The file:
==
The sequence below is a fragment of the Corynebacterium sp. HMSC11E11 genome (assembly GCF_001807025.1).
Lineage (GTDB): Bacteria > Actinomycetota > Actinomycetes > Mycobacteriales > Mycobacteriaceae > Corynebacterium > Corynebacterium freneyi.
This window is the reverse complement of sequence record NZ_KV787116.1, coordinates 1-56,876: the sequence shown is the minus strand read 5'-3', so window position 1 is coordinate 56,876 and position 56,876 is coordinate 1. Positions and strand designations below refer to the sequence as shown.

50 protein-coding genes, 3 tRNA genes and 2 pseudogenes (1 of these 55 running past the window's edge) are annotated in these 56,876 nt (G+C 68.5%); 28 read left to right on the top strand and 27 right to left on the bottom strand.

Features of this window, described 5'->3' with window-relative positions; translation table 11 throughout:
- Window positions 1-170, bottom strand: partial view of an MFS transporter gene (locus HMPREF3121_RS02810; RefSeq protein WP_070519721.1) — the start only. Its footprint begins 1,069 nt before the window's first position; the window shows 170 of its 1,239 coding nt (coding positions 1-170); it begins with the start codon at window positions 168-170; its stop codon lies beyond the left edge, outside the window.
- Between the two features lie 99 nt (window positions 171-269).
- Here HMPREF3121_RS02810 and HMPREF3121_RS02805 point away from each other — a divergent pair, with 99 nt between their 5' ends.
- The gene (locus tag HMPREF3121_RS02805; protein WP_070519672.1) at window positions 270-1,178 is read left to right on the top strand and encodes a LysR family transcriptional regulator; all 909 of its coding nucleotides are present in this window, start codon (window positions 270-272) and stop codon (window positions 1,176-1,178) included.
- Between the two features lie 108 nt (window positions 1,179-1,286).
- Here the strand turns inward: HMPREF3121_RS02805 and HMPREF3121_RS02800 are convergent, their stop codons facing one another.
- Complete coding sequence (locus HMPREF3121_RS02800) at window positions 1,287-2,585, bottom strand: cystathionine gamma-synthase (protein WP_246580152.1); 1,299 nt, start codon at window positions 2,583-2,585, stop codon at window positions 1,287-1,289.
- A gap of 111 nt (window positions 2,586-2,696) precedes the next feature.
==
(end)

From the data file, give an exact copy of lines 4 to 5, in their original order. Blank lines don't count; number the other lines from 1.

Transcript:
50 protein-coding genes, 3 tRNA genes and 2 pseudogenes (1 of these 55 running past the window's edge) are annotated in these 56,876 nt (G+C 68.5%); 28 read left to right on the top strand and 27 right to left on the bottom strand.

Features of this window, described 5'->3' with window-relative positions; translation table 11 throughout: